iOS 7 comes in the age of Facebook Home and Jelly Bean, not BlackBerry OS 5, or Windows Phone 6. The game has changed. And while Apple has undoubtedly pushed its mobile operating system forward over the last few years, it hasn't done so without a few missteps, or missed opportunities; plenty of criticisms surround iCloud, Maps, and Siri.
There are a ton of things that could be updated, and
expanded, in the next version of iOS. But I've condensed such a list to just 6 Items. Here they are:
1. Siri APIs
The capabilities of 3rd party apps should be accessible through Siri. The model already exists, but it’s limited to the Apple Store app. Imagine if you could reply to a Facebook message, or add an item to your Wunderlist, with the convenience of Siri.
Another aspect of Siri is databases. Currently, Siri has a limited range of databases that it uses for information gathering, or directly accessing content. By saying “Play the latest episode of Boardwalk Empire on HBO GO” or “What is the App Store’s ‘App of the Week’?” you could access content on iOS with ease. The same would also be the case for apps that really have huge databases of information. Urban Dictionary, Google’s Translate app, or the UN’s CountryStats app, just to name a few. In the future, there could even be a way to simply download databases, or access to databases, without an app.
2. Core App Replacement
Apps like Mailbox and Google Maps are great alternatives to iOS’s core apps. In fact, Google has built alternatives to a lot of core apps. But there is no way, on a system level, to replace stock apps with a 3rd party alternative. I think that iOS 7 should have some of the flexibility of its desktop counterpart, OS X.
But it could still be strict if it wanted to. If a developer wanted to submit an app to the App Store that could replace 1st party apps, it would have to stand against slightly higher standards. That’s because core apps carry out core functions. For instance, if you want to make a mail app replacement, you would need to also make an in-app mailing UI that other apps plug into.
3. Open Action Sheet
iOS apps can handle different kinds of content. Instapaper can handle articles from the web, Instagram can handle images, and Twitter can handle short lines of text. So why is it that when you tap the action sheet button in Photos, there isn’t an option to share it on Instagram or Tumblr?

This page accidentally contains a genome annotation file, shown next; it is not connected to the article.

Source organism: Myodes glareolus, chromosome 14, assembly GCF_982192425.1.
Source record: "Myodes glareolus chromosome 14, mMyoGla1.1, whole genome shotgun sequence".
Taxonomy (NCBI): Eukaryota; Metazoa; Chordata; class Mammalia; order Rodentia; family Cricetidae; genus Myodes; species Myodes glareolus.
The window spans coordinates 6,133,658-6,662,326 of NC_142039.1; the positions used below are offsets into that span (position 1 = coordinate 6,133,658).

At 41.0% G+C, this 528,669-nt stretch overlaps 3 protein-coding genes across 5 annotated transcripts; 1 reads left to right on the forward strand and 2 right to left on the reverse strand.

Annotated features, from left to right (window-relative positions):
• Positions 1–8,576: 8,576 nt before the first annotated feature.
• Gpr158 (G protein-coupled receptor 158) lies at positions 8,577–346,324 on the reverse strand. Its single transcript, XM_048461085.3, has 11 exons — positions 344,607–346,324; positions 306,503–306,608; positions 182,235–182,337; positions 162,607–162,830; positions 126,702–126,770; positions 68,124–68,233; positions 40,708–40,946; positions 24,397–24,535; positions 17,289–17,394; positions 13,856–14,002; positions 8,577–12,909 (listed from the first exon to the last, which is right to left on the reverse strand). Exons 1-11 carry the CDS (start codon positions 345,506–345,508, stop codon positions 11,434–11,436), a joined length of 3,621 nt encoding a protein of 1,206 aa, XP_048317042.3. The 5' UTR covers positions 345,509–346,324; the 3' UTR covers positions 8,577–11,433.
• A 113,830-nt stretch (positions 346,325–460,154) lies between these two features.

It’s more than the simple “Open in…” that you might see in the mail app every now and then, because the action sheet is about opening something in order to commit a specific action (not just storage). That means that you could press the action sheet button in Safari and DM the link in Twitter or Tweet the link in Twitter. Two actions, one app.
You could customize the sheet in the same way that you can customize the home screen, but removing item from the sheet would have to be done in settings.
4. Improved Account Management
Single sign-on for Twitter and Facebook was a great addition for iOS. But it should be more open than that. Apps should be able to tell iOS that there is an account associated with their app. You would only need to sign into the account once, and you could give apps privileges by simply tapping “continue.” Tumblr, LinkedIn, Google and Microsoft are great examples of accounts that could really benefit from this kind of openness.
You could manage the accounts through Settings. You would also be able to add Exchange accounts in that same menu.
5. Intelligent Icons
Icons should be more dynamic. Since iOS 1.0, the Calendar app has shown the current day of the week and month. Weather on the other hand has been telling users that it’s 73 degrees and sunny for half a decade. Apps like Music could have an equalizer for the current song subtly bouncing behind the music note. The Phone icon could pulse a glowing green when you're on a call.
6. 3rd Party Widgets
Apple was so close to making a lot of people happy when it made widgets a part of the Notification Center in iOS 5. But because they only let users see weather, stocks, and social media sharing buttons, users continued to demand widgets. Any iOS app developer should be able to build a widget for the notification center that displays information relevant to their app.
Widgets wouldn't really be interactive, besides simple swiping. They would just be informative. Tapping the widget would open up the connected app.
3rd party apps need to become 1st class citizens. If Apple wants to find success by making users happy, they need to allow users to decide how they send emails, share pictures, and interact with the world around them. Apple’s stock apps have only gotten us so far, and Apple can only make Siri do so many things before the software gets bloated functionality. By allowing apps to plug into core iOS functionality, Apple would be developing an OS that could be both powerful and simple. And it might win them a few battles against Android.